Cucamonga Service Station Brings Route 66 History to Life

Featured image credit: Einbierbitte

Travelers have been getting their “kicks on Route 66” since before any of us were born. Thankfully, even in those early days, there were plenty of service stations to keep motorists moving. But time has worked its magic. Gone are those faithful service stations of yore, replaced by newer models. Except in Rancho Cucamonga. There you’ll find the Cucamonga Service Station; a carefully restored and preserved Spanish Colonial-style relic of Route 66 history. 

Credit to Klusman

In the early 1900s, record keeping wasn’t quite as meticulous as it is today. Or maybe record storage was as haphazard as it is today. Either way, it seems there’s no official documentation of the Cucamonga Service Station’s 1915 origin. But ask around Rancho Cucamonga and anyone who actually knows what you’re talking about will likely attribute the station’s construction to one Henry Klusman. 

Klusman was a big name in Rancho Cucamonga’s early days. In fact, he’s credited with building many of the properties that started the community. But with no documentation to support his handiwork in the building of the Cucamonga Service Station, we’re left with pure, flimsy speculation. 

What we can say with certainty is that the station was originally owned by William Harvey. Less than a year after opening the station, Harvey purchased some land directly behind his garage from Klusman with a mind to expand. So, we at least know Klusman was involved in the Cucamonga Service Station origin story to some degree. 

Servicing Route 66 Since Day One

Photo credit: Envato

It’s strange to think that all of this dealin’ predates Route 66’s wheelin’. The now historic roadway wasn’t even fully mapped out until 1926. But when the asphalt was finally laid, it ran right alongside the Cucamonga Service Station. 

In those days, similarly designed service stations flanked the highway. Therefore, the Cucamonga Service Station survives as a sort of souvenir of the past. It’s the only remaining station of its model still situated along Route 66. 

By the 1930s, Richfield Oil Corporation had acquired the station. Under their supervision, the Cucamonga Service Station brought relief to motorists until 1971. And then not much of note happened for several decades. 

The Rebirth of the Cucamonga Service Station

Photo credit: Einbierbitte

In 2009, the city council of Rancho Cucamonga finally designated the Cucamonga Service Station a historical landmark. Unfortunately for the station, the designation was all it got. There were no funds allocated for its restoration… which it badly needed.

In 2013, Lamar Advertising, which owned the service station at that point, officially requested its demolition. They were surprised to find that the property was, in fact, protected. Now Lamar Advertising had a property they couldn’t use and the city of Rancho Cucamonga was protecting a property it couldn’t restore. Not exactly a happy predicament for anyone.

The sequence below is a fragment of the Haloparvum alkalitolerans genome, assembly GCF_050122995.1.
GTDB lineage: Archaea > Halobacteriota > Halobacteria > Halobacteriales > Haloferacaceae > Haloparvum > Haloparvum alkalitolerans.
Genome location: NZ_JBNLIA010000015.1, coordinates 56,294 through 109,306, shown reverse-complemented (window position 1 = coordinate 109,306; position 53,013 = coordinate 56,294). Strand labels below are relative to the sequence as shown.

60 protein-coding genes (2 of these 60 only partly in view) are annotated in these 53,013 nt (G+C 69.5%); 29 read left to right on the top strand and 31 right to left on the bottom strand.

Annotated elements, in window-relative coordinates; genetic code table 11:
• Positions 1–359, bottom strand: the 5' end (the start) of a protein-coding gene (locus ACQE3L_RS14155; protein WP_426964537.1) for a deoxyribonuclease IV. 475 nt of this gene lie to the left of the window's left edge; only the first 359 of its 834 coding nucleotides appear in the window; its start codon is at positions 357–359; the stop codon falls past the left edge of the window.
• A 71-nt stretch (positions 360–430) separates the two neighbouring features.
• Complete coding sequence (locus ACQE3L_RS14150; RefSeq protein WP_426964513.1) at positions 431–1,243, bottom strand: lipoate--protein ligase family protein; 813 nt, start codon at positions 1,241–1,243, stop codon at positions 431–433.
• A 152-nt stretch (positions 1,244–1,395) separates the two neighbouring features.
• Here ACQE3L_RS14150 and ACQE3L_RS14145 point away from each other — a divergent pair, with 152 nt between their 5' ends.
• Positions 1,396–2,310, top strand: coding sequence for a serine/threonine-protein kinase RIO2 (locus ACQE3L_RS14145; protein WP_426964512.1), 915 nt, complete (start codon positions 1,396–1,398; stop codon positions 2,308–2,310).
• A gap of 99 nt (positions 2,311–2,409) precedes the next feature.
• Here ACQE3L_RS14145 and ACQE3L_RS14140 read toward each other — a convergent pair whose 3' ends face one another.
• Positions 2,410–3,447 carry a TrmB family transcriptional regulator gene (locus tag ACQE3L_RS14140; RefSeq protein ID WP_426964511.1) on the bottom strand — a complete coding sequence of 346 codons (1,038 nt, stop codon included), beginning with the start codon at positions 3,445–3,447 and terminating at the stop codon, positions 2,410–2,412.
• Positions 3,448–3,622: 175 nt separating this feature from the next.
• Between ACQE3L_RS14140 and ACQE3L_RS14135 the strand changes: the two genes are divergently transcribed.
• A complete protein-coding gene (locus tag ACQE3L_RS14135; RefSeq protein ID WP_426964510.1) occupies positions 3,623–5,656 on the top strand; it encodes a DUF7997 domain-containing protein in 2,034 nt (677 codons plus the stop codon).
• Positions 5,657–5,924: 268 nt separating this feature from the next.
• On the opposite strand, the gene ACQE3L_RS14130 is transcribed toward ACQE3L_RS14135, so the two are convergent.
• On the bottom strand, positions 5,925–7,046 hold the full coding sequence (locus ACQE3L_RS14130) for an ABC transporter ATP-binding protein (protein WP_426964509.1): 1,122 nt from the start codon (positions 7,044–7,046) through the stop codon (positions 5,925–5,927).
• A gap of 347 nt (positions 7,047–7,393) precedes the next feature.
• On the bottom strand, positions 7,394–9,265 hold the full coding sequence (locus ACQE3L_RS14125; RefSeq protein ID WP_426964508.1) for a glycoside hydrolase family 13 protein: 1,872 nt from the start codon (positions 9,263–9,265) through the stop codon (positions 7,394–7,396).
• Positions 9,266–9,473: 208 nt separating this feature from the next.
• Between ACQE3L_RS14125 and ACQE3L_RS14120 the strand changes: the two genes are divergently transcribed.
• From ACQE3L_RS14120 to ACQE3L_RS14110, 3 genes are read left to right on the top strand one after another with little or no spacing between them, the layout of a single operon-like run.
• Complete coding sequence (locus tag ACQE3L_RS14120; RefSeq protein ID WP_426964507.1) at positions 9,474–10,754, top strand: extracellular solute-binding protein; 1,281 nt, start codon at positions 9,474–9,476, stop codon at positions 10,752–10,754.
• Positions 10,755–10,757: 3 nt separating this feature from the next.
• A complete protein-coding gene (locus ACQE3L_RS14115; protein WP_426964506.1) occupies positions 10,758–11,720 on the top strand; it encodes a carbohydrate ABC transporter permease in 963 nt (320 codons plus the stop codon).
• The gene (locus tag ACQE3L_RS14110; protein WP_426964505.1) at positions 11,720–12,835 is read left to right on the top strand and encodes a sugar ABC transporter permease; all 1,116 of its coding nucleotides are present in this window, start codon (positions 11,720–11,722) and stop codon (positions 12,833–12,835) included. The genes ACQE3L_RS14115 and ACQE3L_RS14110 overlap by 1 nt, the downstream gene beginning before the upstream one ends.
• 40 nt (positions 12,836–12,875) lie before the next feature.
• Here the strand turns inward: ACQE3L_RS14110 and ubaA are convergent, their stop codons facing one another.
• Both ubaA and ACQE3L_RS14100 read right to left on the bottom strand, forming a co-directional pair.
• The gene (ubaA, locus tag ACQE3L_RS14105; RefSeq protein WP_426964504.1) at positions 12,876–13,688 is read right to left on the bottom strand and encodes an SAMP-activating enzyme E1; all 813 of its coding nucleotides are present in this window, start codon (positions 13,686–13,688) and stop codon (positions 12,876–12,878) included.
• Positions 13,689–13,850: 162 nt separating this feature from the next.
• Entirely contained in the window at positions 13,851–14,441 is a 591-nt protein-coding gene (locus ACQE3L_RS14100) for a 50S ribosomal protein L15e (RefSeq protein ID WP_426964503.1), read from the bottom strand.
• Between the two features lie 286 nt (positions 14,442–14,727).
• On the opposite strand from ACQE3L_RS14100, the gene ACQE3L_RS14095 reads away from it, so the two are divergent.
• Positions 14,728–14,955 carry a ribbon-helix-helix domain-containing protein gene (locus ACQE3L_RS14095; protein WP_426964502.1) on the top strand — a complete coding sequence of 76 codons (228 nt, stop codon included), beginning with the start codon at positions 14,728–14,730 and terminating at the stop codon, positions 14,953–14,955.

Fortunately, Lamar had a solution. They decided to donate the property to the registered non-profit Route 66 Inland Empire California (IECA). However, there was a single condition. Lamar’s billboard would remain on the property, allowing them to continue advertising onsite. 

The Cucamonga Service Station as a Museum

Photo credit: Route 66 IECA

The station’s money problems were alleviated in 2015 thanks to some generous donors and community assistance. Today, the Cucamonga Service Station is restored to its original condition and serves as a museum, connecting visitors to Route 66’s storied past. 

It doesn’t take much time to tour this labor of love. But it’s still a work in progress. Plans are currently underway to rebuild the station’s garage. This will allow for more space for additional artifacts from the station’s heyday. 

Since reopening its doors, the Cucamonga Service Station has netted several awards and achievements. These include:

  • Rancho Cucamonga City Landmark Designation (2009)
  • Native Sons of the Golden West Landmark Plaque (2015)
  • California Preservation Foundation Design Preservation Award (2016)
  • Governor’s Preservation Award (2018)
  • National Register of Historic Places Inclusion (2018)
  • “Best of Rancho Cucamonga – Museum” Award (2019)

Visiting the Service Station

Photo credit: Route 66 IECA

If you’d like to immerse yourself in Route 66 history, the Cucamonga Service Station is a great place to start. It’s typically open Thursdays through Sundays from 10am until 4pm. However, it’s still recommended you call ahead since restoration efforts can lead to closures during normal operating hours. Call them today at (909) 271-1024 to start planning your trip. 

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